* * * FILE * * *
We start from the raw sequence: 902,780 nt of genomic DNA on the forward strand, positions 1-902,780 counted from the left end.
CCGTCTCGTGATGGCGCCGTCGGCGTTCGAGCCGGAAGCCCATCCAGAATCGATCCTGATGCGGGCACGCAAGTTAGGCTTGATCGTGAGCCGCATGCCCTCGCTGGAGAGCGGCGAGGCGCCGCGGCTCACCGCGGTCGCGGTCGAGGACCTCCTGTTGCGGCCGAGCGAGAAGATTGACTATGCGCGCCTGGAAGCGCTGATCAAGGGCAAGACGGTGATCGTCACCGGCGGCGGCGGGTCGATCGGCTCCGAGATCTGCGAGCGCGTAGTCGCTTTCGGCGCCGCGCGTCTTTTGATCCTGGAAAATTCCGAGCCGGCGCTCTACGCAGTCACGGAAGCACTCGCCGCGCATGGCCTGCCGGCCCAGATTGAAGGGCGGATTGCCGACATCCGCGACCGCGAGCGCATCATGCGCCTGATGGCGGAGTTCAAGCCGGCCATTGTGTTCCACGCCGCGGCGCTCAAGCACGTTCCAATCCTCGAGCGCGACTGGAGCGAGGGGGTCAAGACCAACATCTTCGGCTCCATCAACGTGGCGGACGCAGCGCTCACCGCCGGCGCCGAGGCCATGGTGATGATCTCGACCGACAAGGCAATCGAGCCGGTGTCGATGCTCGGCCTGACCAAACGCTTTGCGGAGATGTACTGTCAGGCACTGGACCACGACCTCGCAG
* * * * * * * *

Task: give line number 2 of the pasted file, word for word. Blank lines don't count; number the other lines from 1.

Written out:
CCGTCTCGTGATGGCGCCGTCGGCGTTCGAGCCGGAAGCCCATCCAGAATCGATCCTGATGCGGGCACGCAAGTTAGGCTTGATCGTGAGCCGCATGCCCTCGCTGGAGAGCGGCGAGGCGCCGCGGCTCACCGCGGTCGCGGTCGAGGACCTCCTGTTGCGGCCGAGCGAGAAGATTGACTATGCGCGCCTGGAAGCGCTGATCAAGGGCAAGACGGTGATCGTCACCGGCGGCGGCGGGTCGATCGGCTCCGAGATCTGCGAGCGCGTAGTCGCTTTCGGCGCCGCGCGTCTTTTGATCCTGGAAAATTCCGAGCCGGCGCTCTACGCAGTCACGGAAGCACTCGCCGCGCATGGCCTGCCGGCCCAGATTGAAGGGCGGATTGCCGACATCCGCGACCGCGAGCGCATCATGCGCCTGATGGCGGAGTTCAAGCCGGCCATTGTGTTCCACGCCGCGGCGCTCAAGCACGTTCCAATCCTCGAGCGCGACTGGAGCGAGGGGGTCAAGACCAACATCTTCGGCTCCATCAACGTGGCGGACGCAGCGCTCACCGCCGGCGCCGAGGCCATGGTGATGATCTCGACCGACAAGGCAATCGAGCCGGTGTCGATGCTCGGCCTGACCAAACGCTTTGCGGAGATGTACTGTCAGGCACTGGACCACGACCTCGCAG